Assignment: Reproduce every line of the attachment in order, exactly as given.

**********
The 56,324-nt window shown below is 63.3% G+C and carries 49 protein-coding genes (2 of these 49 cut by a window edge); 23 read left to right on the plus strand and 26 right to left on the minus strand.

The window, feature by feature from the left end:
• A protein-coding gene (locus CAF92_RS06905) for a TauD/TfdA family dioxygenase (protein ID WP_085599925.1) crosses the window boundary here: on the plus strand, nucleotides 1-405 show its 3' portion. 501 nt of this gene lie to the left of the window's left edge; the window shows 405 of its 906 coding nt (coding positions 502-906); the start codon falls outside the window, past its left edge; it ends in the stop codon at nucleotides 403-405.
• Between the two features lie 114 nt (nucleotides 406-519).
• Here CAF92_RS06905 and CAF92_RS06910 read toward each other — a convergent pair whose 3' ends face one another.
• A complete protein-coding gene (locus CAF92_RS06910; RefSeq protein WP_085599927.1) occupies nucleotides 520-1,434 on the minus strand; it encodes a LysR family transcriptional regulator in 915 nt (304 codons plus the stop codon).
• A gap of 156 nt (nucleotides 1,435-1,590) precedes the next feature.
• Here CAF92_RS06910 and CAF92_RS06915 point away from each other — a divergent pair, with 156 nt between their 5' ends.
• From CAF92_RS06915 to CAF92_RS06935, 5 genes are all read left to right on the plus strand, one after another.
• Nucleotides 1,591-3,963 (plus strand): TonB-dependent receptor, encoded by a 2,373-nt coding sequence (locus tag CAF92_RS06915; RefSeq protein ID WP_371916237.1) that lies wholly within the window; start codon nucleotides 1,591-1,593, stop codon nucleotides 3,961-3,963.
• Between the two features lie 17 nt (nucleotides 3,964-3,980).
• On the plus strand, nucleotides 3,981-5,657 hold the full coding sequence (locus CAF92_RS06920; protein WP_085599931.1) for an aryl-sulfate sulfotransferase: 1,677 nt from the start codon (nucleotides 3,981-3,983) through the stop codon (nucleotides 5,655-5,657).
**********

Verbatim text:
The 56,324-nt window shown below is 63.3% G+C and carries 49 protein-coding genes (2 of these 49 cut by a window edge); 23 read left to right on the plus strand and 26 right to left on the minus strand.

The window, feature by feature from the left end:
• A protein-coding gene (locus CAF92_RS06905) for a TauD/TfdA family dioxygenase (protein ID WP_085599925.1) crosses the window boundary here: on the plus strand, nucleotides 1-405 show its 3' portion. 501 nt of this gene lie to the left of the window's left edge; the window shows 405 of its 906 coding nt (coding positions 502-906); the start codon falls outside the window, past its left edge; it ends in the stop codon at nucleotides 403-405.
• Between the two features lie 114 nt (nucleotides 406-519).
• Here CAF92_RS06905 and CAF92_RS06910 read toward each other — a convergent pair whose 3' ends face one another.
• A complete protein-coding gene (locus CAF92_RS06910; RefSeq protein WP_085599927.1) occupies nucleotides 520-1,434 on the minus strand; it encodes a LysR family transcriptional regulator in 915 nt (304 codons plus the stop codon).
• A gap of 156 nt (nucleotides 1,435-1,590) precedes the next feature.
• Here CAF92_RS06910 and CAF92_RS06915 point away from each other — a divergent pair, with 156 nt between their 5' ends.
• From CAF92_RS06915 to CAF92_RS06935, 5 genes are all read left to right on the plus strand, one after another.
• Nucleotides 1,591-3,963 (plus strand): TonB-dependent receptor, encoded by a 2,373-nt coding sequence (locus tag CAF92_RS06915; RefSeq protein ID WP_371916237.1) that lies wholly within the window; start codon nucleotides 1,591-1,593, stop codon nucleotides 3,961-3,963.
• Between the two features lie 17 nt (nucleotides 3,964-3,980).
• On the plus strand, nucleotides 3,981-5,657 hold the full coding sequence (locus CAF92_RS06920; protein WP_085599931.1) for an aryl-sulfate sulfotransferase: 1,677 nt from the start codon (nucleotides 3,981-3,983) through the stop codon (nucleotides 5,655-5,657).